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Common estate planning mistakes, P.1

Estate planning can be a complicated task, and the possibility of errors and oversights is very real. What is certain is that you want to be working with somebody who is an expert, who understands your situation, and who is detail-oriented.

Among the common mistakes made in estate planning are: selecting the wrong guardian for children; listing the wrong beneficiary for your IRA or 401(k) from a former employer; having an invalid medical power of attorney and living will; failure to notarize your durable power of attorney; having insufficient life insurance. Here we’ll take a quick look at each of these common mistakes.

For many parents, selecting a guardian for their children is the most important aspect of their estate plan. Without a will, the state will determine who will care for children. Those who’ve already selected a guardian need to review it to ensure the original guardian is still valid. It also isn’t a bad idea to assume your selection will be challenged, and to write a letter explaining the reasons for your choice. In the event your selection is challenged, this may help the judge to see your viewpoint better.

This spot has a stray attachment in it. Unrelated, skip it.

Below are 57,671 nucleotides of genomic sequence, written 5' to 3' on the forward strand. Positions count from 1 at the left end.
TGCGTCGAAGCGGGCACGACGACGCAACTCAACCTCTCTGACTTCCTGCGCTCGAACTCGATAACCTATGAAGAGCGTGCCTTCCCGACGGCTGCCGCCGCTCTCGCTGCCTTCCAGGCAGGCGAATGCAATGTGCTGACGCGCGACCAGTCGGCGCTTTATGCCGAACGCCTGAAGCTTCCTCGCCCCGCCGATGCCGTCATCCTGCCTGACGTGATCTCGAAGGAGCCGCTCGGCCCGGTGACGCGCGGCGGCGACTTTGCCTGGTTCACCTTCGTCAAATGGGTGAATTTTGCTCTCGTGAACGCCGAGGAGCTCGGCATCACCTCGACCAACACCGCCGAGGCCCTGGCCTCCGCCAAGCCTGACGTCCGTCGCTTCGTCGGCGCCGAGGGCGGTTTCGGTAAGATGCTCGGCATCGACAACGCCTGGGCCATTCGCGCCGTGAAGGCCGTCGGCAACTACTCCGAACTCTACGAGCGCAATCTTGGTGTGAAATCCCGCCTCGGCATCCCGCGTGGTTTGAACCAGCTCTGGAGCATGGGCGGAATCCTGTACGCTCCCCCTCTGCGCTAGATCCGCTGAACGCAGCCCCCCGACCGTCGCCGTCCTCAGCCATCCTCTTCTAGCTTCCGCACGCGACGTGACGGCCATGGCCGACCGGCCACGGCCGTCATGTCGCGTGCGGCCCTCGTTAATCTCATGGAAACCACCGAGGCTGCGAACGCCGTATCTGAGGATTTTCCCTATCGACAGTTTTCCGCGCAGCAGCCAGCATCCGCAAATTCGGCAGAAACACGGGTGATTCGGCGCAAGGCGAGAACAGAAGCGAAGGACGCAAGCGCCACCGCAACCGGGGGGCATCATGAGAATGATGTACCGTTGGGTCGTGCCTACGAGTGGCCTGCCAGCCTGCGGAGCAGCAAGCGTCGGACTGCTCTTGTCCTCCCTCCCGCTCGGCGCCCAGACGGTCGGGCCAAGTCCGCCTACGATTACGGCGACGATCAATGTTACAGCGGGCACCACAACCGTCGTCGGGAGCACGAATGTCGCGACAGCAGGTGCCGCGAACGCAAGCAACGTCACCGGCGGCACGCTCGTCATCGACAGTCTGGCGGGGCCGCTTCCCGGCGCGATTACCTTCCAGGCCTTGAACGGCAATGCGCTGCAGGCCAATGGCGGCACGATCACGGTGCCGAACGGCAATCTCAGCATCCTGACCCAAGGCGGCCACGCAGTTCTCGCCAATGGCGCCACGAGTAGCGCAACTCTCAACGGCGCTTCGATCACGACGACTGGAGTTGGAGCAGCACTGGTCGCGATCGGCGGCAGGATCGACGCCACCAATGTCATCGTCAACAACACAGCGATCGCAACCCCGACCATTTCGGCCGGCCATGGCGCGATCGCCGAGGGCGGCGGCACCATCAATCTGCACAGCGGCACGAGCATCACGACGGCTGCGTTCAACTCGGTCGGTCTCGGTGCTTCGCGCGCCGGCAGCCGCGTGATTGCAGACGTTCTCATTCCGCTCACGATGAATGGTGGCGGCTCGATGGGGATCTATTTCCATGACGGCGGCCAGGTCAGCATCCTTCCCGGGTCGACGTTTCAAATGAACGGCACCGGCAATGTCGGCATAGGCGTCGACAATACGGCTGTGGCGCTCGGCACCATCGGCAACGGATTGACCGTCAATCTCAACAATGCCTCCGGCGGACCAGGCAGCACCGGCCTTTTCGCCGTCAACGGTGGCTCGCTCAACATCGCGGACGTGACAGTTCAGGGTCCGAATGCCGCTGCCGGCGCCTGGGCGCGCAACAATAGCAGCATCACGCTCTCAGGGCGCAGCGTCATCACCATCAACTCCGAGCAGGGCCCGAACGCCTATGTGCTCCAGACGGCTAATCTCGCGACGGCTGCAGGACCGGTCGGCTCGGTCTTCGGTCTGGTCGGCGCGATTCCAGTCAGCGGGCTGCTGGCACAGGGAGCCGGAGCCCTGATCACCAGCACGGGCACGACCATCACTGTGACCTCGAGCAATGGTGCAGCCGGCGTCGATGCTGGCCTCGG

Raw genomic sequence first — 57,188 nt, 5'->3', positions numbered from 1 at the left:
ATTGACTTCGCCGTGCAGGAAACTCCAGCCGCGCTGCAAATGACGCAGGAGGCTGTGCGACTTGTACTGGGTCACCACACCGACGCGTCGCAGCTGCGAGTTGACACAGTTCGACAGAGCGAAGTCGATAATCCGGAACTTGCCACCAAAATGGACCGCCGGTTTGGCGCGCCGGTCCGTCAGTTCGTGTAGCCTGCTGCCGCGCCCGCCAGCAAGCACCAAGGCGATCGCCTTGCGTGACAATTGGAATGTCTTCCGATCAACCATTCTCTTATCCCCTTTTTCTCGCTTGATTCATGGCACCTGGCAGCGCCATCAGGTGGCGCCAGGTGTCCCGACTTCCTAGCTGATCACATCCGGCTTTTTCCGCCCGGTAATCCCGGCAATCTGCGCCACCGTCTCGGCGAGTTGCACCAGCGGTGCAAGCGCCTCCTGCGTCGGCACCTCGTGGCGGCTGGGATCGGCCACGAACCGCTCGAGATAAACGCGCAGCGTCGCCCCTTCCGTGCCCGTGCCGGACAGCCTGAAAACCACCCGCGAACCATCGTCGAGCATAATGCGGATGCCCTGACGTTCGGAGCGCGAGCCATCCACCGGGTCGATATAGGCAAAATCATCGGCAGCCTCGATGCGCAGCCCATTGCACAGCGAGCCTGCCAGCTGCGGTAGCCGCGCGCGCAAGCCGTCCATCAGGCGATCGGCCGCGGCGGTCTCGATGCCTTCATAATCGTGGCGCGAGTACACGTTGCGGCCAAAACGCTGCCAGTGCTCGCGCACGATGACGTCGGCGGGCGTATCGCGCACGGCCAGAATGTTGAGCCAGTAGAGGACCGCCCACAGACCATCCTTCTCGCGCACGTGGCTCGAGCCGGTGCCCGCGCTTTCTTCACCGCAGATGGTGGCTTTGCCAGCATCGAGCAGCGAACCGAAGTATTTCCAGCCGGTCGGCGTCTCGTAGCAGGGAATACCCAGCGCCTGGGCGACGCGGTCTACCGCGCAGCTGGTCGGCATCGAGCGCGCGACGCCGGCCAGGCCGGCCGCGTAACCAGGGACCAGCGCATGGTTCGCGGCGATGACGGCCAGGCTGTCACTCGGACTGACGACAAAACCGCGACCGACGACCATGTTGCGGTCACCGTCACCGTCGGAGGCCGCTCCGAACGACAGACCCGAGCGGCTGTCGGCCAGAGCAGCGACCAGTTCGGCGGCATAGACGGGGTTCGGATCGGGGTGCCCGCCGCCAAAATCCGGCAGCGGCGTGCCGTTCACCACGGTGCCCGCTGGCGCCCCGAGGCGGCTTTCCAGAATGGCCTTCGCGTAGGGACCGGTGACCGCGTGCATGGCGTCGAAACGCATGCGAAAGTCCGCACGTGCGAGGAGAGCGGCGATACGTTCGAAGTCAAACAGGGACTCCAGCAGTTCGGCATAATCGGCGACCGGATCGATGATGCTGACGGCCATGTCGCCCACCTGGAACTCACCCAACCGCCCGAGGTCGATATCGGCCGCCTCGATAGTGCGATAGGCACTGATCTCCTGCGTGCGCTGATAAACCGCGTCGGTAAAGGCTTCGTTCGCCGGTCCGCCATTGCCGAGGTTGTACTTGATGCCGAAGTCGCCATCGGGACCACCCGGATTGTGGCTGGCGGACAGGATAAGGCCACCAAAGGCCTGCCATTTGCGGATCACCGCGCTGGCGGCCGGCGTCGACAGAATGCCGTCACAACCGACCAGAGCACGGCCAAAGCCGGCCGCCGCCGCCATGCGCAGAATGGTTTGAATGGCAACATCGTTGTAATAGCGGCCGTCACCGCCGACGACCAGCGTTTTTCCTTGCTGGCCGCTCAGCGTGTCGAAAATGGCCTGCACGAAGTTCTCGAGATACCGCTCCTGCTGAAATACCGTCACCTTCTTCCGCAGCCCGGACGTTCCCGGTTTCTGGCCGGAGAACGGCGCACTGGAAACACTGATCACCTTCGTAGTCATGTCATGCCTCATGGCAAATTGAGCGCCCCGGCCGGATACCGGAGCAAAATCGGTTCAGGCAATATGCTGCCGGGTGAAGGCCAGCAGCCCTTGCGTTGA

Failing to update beneficiary designations is a very common mistake. It can take a number of forms, but oftentimes the reason for the failure is that the beneficiary information isn’t listed on statement and the original paperwork is not regularly looked at. Unfortunately, because assets with beneficiary designations bypass probate, there may not be an opportunity to correct them. If there is the opportunity to litigate, that can get expensive. A good rule for avoiding this mistake is to regularly check to make you’re your beneficiary designations are updated.

Another area which is commonly bungled is medical powers of attorney and living wills. In our next post, we’ll pick up on this point.

Source: Forbes, “Five Crucial Estate Planning Mistakes You are Making,” Nancy Anderson, December 15, 2011.